Another trio that enjoyed welcome results was the Wallace family, with all three of them finishing in the top 15. Steven Wallace led the way and finished fifth, the first top 10 result for the No. 66 team in 2011 and first top 5 since Gateway last July was something the driver said “felt like a win post-race.” There’s no doubt that the pairing of Wallace and Annett has underachieved for RWI so far this season, and that this run was sorely needed. Kenny Wallace finished 11th, his third consecutive top 15 finish for the No. 09 team and his best result at Darlington since 2005. And Mike Wallace continued a strong spring for his No. 01 team with a 15th place finish, scoring his first top 15 of 2011, his third top 20 result in the last four races, and his best finish since Kansas last fall.

The Bad

Tri-Star Motorsports endured another rough weekend at Darlington. Mike Bliss was caught up in the lap 94 melee (and had the only car involved in the wreck not mentioned on TV) and finished 30th, his third finish of 30th or worse in the last four races. Teammate Eric McClure got it even worse, completing only 12 laps thanks to a faulty fuel pump. The driver of the No. 14 car finished a distant 36th, his worst finish of 2011. Even more distressing, the finish dropped the No. 14 team out of the top 30 in owner points heading to Dover.

Scott Wimmer was also gone in the blink of an eye Friday night, finishing 38th after completing only 11 laps before retiring his unsponsored No. 40 car with “handling” woes. While this observation has not yet been confirmed, one can’t help but wonder if that translates into the Key Motorsports operation turning to start-and-park; Dustin Long reported last week that team owner Curtis Key was beyond frustrated trying to find sponsorship and simply pay for the expenses of owning his Nationwide race team, and that he was unsure of what the team would actually be able to do past Richmond. Sadly, that answer appears to have shown itself under the lights Friday night.

Aric Almirola’s tenure in the No. 88 car has certainly not been what both driver and team were hoping for as they paired up for 2011. Starting in the top 10, Almirola dropped back at the start of the race, eventually settling in between 10th and 12th for much of the evening. That all went out the window in the race’s “big one” on lap 94, where Almirola’s No. 88 ended up the victim of Clint Bowyer and Denny Hamlin’s three-wide duel. “It’s impossible to race three-wide here without wrecking” Almirola remarked in his post-crash interview, also going as far as to express his frustration with being the victim of a situation created by two drivers that were just racing for fun on Friday night. Almirola finished 28th.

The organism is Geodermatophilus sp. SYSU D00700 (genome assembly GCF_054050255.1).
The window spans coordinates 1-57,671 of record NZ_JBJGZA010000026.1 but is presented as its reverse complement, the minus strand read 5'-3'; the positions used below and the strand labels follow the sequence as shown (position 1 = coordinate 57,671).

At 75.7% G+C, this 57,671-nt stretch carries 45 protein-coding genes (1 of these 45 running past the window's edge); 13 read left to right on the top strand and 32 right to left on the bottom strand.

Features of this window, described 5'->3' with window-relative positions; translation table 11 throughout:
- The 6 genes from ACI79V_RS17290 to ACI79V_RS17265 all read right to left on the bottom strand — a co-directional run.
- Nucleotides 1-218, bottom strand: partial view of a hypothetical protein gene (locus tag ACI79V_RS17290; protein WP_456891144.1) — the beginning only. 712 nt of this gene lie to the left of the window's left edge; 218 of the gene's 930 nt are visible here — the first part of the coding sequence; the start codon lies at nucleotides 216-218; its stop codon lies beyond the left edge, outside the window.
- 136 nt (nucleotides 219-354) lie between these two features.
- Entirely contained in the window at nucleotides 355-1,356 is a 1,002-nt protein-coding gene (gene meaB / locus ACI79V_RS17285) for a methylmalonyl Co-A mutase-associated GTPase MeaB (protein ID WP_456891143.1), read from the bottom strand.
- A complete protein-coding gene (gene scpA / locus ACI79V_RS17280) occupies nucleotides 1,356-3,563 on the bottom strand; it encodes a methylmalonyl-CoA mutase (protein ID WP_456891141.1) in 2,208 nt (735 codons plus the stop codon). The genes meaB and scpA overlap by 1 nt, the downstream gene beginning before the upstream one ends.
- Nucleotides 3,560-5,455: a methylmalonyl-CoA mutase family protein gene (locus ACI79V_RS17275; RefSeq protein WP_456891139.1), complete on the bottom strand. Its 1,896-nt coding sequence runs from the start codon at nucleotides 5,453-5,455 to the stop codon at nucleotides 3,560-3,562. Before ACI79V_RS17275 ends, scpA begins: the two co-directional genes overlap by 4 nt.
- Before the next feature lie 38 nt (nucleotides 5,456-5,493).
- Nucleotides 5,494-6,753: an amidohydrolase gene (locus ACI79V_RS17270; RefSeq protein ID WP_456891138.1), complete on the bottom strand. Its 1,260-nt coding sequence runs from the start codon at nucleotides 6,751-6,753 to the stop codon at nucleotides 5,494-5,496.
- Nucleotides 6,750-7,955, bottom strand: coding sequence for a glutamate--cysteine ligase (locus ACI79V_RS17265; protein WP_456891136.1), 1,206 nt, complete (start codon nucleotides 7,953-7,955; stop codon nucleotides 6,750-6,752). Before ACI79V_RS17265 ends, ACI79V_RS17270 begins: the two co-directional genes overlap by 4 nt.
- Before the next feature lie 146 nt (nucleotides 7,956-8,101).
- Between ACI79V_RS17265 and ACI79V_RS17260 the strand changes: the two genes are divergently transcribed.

The Ugly

Brian Scott’s evening started on the rough side, when contact with the turn 2 wall on a lap 32 restart resulted in more than a cosmetic Darlington stripe for his No. 11 machine. But courtesy of the lap 94 incident, Scott endured the hardest hit of Friday night, plowing headfirst into the interior backstretch retaining wall in a wreck that saw the SAFER barriers of the facility visibly flex on impact. Scott fortunately walked away from the wreck unscathed, but the 29th place finish that resulted was his career-worst at Darlington and the worst for a JGR entry at the track since 2007.

Underdog Perfomer of the Race: Scott Riggs It took two lucky dogs and a number of Darlington stripes, but Scott Riggs delivered in a big-time way driving the No. 23 car for R3 Motorsports. Not only did the Nationwide Series veteran finish 13th, the best result for the No. 23 team of 2011, their best since Montreal with Jean Francois Dumoulin driving back in 2009 (and Riggs’ best result at any level of NASCAR at Darlington since 2003), his finish allowed R3 to capitalize on Eric McClure’s misfortunes and move back into the top 30 in owner points for Dover. Here’s hoping Riggs scores some more races as a result; his Friday performance certainly merits it.